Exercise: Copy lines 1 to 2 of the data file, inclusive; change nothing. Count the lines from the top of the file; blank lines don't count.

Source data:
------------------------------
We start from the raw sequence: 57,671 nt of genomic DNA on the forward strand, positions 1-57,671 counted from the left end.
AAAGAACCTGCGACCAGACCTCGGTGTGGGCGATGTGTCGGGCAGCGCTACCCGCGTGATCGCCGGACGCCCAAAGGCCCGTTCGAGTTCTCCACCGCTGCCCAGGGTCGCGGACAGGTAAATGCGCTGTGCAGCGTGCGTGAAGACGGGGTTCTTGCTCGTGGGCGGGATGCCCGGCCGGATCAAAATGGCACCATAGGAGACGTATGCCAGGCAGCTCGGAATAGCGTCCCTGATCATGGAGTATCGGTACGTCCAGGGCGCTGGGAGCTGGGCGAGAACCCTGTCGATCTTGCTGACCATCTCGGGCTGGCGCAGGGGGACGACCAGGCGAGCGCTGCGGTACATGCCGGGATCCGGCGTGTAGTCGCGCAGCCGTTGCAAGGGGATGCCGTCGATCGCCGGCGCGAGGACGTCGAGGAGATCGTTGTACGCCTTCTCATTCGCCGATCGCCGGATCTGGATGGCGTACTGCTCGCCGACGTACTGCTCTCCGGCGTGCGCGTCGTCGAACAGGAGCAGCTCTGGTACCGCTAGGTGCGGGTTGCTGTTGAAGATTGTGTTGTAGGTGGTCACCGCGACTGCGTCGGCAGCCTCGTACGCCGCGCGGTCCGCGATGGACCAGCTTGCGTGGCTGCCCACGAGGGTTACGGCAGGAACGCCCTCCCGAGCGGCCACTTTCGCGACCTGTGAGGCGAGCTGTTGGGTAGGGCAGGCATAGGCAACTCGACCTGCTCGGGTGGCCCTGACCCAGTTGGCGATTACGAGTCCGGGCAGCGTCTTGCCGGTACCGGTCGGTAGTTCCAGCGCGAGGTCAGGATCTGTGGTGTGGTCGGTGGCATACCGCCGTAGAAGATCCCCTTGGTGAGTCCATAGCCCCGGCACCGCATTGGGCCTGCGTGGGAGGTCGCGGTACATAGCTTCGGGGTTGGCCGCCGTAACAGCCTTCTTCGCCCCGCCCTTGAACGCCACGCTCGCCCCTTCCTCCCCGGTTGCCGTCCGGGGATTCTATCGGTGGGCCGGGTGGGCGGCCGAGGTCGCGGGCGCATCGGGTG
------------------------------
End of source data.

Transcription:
We start from the raw sequence: 57,671 nt of genomic DNA on the forward strand, positions 1-57,671 counted from the left end.
AAAGAACCTGCGACCAGACCTCGGTGTGGGCGATGTGTCGGGCAGCGCTACCCGCGTGATCGCCGGACGCCCAAAGGCCCGTTCGAGTTCTCCACCGCTGCCCAGGGTCGCGGACAGGTAAATGCGCTGTGCAGCGTGCGTGAAGACGGGGTTCTTGCTCGTGGGCGGGATGCCCGGCCGGATCAAAATGGCACCATAGGAGACGTATGCCAGGCAGCTCGGAATAGCGTCCCTGATCATGGAGTATCGGTACGTCCAGGGCGCTGGGAGCTGGGCGAGAACCCTGTCGATCTTGCTGACCATCTCGGGCTGGCGCAGGGGGACGACCAGGCGAGCGCTGCGGTACATGCCGGGATCCGGCGTGTAGTCGCGCAGCCGTTGCAAGGGGATGCCGTCGATCGCCGGCGCGAGGACGTCGAGGAGATCGTTGTACGCCTTCTCATTCGCCGATCGCCGGATCTGGATGGCGTACTGCTCGCCGACGTACTGCTCTCCGGCGTGCGCGTCGTCGAACAGGAGCAGCTCTGGTACCGCTAGGTGCGGGTTGCTGTTGAAGATTGTGTTGTAGGTGGTCACCGCGACTGCGTCGGCAGCCTCGTACGCCGCGCGGTCCGCGATGGACCAGCTTGCGTGGCTGCCCACGAGGGTTACGGCAGGAACGCCCTCCCGAGCGGCCACTTTCGCGACCTGTGAGGCGAGCTGTTGGGTAGGGCAGGCATAGGCAACTCGACCTGCTCGGGTGGCCCTGACCCAGTTGGCGATTACGAGTCCGGGCAGCGTCTTGCCGGTACCGGTCGGTAGTTCCAGCGCGAGGTCAGGATCTGTGGTGTGGTCGGTGGCATACCGCCGTAGAAGATCCCCTTGGTGAGTCCATAGCCCCGGCACCGCATTGGGCCTGCGTGGGAGGTCGCGGTACATAGCTTCGGGGTTGGCCGCCGTAACAGCCTTCTTCGCCCCGCCCTTGAACGCCACGCTCGCCCCTTCCTCCCCGGTTGCCGTCCGGGGATTCTATCGGTGGGCCGGGTGGGCGGCCGAGGTCGCGGGCGCATCGGGTG